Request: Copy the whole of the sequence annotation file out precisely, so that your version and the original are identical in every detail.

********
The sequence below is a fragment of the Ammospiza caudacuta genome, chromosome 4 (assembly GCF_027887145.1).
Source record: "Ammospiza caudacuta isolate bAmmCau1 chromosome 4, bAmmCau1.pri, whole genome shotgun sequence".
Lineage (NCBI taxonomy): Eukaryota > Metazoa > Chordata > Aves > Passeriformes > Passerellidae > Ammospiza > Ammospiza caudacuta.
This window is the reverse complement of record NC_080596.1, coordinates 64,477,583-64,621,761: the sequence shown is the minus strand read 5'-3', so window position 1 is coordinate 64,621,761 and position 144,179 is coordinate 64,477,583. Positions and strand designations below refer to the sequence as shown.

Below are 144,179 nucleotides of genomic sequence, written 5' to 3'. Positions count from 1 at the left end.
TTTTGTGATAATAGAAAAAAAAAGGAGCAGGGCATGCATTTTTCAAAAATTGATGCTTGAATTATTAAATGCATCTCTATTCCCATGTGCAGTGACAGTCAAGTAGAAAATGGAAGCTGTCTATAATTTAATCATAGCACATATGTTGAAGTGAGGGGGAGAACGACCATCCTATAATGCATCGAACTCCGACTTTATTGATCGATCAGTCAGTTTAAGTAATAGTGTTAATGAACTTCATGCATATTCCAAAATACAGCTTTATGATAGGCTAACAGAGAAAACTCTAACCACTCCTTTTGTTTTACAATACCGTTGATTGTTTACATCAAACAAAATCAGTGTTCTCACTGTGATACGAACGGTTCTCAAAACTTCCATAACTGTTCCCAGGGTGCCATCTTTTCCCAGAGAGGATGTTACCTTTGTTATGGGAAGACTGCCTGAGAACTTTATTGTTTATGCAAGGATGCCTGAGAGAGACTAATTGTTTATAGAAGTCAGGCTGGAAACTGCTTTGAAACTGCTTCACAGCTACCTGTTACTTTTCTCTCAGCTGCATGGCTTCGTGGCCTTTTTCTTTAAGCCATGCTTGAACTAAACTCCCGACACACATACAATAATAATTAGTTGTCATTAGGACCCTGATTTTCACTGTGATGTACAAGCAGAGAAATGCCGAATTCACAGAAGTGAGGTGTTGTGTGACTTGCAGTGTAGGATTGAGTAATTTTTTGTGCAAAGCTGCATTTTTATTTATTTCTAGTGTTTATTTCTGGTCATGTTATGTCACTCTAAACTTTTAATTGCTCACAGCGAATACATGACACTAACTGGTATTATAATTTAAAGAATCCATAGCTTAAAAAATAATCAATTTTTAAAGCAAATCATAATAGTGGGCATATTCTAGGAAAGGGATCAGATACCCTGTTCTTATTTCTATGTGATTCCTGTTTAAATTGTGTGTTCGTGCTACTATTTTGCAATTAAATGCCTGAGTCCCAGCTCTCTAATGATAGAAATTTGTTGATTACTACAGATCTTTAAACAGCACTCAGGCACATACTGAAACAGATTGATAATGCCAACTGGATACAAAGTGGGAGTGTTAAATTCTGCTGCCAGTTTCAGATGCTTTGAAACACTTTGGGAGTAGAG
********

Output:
The sequence below is a fragment of the Ammospiza caudacuta genome, chromosome 4 (assembly GCF_027887145.1).
Source record: "Ammospiza caudacuta isolate bAmmCau1 chromosome 4, bAmmCau1.pri, whole genome shotgun sequence".
Lineage (NCBI taxonomy): Eukaryota > Metazoa > Chordata > Aves > Passeriformes > Passerellidae > Ammospiza > Ammospiza caudacuta.
This window is the reverse complement of record NC_080596.1, coordinates 64,477,583-64,621,761: the sequence shown is the minus strand read 5'-3', so window position 1 is coordinate 64,621,761 and position 144,179 is coordinate 64,477,583. Positions and strand designations below refer to the sequence as shown.

Below are 144,179 nucleotides of genomic sequence, written 5' to 3'. Positions count from 1 at the left end.
TTTTGTGATAATAGAAAAAAAAAGGAGCAGGGCATGCATTTTTCAAAAATTGATGCTTGAATTATTAAATGCATCTCTATTCCCATGTGCAGTGACAGTCAAGTAGAAAATGGAAGCTGTCTATAATTTAATCATAGCACATATGTTGAAGTGAGGGGGAGAACGACCATCCTATAATGCATCGAACTCCGACTTTATTGATCGATCAGTCAGTTTAAGTAATAGTGTTAATGAACTTCATGCATATTCCAAAATACAGCTTTATGATAGGCTAACAGAGAAAACTCTAACCACTCCTTTTGTTTTACAATACCGTTGATTGTTTACATCAAACAAAATCAGTGTTCTCACTGTGATACGAACGGTTCTCAAAACTTCCATAACTGTTCCCAGGGTGCCATCTTTTCCCAGAGAGGATGTTACCTTTGTTATGGGAAGACTGCCTGAGAACTTTATTGTTTATGCAAGGATGCCTGAGAGAGACTAATTGTTTATAGAAGTCAGGCTGGAAACTGCTTTGAAACTGCTTCACAGCTACCTGTTACTTTTCTCTCAGCTGCATGGCTTCGTGGCCTTTTTCTTTAAGCCATGCTTGAACTAAACTCCCGACACACATACAATAATAATTAGTTGTCATTAGGACCCTGATTTTCACTGTGATGTACAAGCAGAGAAATGCCGAATTCACAGAAGTGAGGTGTTGTGTGACTTGCAGTGTAGGATTGAGTAATTTTTTGTGCAAAGCTGCATTTTTATTTATTTCTAGTGTTTATTTCTGGTCATGTTATGTCACTCTAAACTTTTAATTGCTCACAGCGAATACATGACACTAACTGGTATTATAATTTAAAGAATCCATAGCTTAAAAAATAATCAATTTTTAAAGCAAATCATAATAGTGGGCATATTCTAGGAAAGGGATCAGATACCCTGTTCTTATTTCTATGTGATTCCTGTTTAAATTGTGTGTTCGTGCTACTATTTTGCAATTAAATGCCTGAGTCCCAGCTCTCTAATGATAGAAATTTGTTGATTACTACAGATCTTTAAACAGCACTCAGGCACATACTGAAACAGATTGATAATGCCAACTGGATACAAAGTGGGAGTGTTAAATTCTGCTGCCAGTTTCAGATGCTTTGAAACACTTTGGGAGTAGAG